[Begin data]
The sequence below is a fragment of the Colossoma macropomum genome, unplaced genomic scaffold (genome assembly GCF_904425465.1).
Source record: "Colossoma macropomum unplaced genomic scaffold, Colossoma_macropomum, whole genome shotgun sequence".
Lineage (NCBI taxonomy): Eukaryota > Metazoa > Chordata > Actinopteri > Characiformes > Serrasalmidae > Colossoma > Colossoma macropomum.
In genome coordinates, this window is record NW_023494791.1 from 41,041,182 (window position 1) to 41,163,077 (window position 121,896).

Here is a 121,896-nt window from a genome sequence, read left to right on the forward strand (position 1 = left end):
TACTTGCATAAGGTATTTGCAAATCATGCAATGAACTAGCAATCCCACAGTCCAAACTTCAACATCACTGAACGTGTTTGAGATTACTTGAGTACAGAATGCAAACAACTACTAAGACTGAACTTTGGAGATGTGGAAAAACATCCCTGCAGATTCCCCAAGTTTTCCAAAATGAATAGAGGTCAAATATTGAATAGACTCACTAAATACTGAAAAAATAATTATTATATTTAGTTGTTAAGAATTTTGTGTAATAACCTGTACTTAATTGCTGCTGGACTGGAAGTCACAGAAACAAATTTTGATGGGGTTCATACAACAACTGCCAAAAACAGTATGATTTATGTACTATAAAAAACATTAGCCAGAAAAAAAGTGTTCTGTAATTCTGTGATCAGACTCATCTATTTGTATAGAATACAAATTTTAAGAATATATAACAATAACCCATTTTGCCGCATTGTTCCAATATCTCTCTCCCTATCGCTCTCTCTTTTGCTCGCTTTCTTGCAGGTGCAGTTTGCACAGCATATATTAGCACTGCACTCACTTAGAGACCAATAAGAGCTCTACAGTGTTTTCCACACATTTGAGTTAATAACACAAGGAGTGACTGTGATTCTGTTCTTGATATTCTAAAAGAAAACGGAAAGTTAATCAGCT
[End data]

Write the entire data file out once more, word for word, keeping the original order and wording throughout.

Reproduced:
The sequence below is a fragment of the Colossoma macropomum genome, unplaced genomic scaffold (genome assembly GCF_904425465.1).
Source record: "Colossoma macropomum unplaced genomic scaffold, Colossoma_macropomum, whole genome shotgun sequence".
Lineage (NCBI taxonomy): Eukaryota > Metazoa > Chordata > Actinopteri > Characiformes > Serrasalmidae > Colossoma > Colossoma macropomum.
In genome coordinates, this window is record NW_023494791.1 from 41,041,182 (window position 1) to 41,163,077 (window position 121,896).

Here is a 121,896-nt window from a genome sequence, read left to right on the forward strand (position 1 = left end):
TACTTGCATAAGGTATTTGCAAATCATGCAATGAACTAGCAATCCCACAGTCCAAACTTCAACATCACTGAACGTGTTTGAGATTACTTGAGTACAGAATGCAAACAACTACTAAGACTGAACTTTGGAGATGTGGAAAAACATCCCTGCAGATTCCCCAAGTTTTCCAAAATGAATAGAGGTCAAATATTGAATAGACTCACTAAATACTGAAAAAATAATTATTATATTTAGTTGTTAAGAATTTTGTGTAATAACCTGTACTTAATTGCTGCTGGACTGGAAGTCACAGAAACAAATTTTGATGGGGTTCATACAACAACTGCCAAAAACAGTATGATTTATGTACTATAAAAAACATTAGCCAGAAAAAAAGTGTTCTGTAATTCTGTGATCAGACTCATCTATTTGTATAGAATACAAATTTTAAGAATATATAACAATAACCCATTTTGCCGCATTGTTCCAATATCTCTCTCCCTATCGCTCTCTCTTTTGCTCGCTTTCTTGCAGGTGCAGTTTGCACAGCATATATTAGCACTGCACTCACTTAGAGACCAATAAGAGCTCTACAGTGTTTTCCACACATTTGAGTTAATAACACAAGGAGTGACTGTGATTCTGTTCTTGATATTCTAAAAGAAAACGGAAAGTTAATCAGCT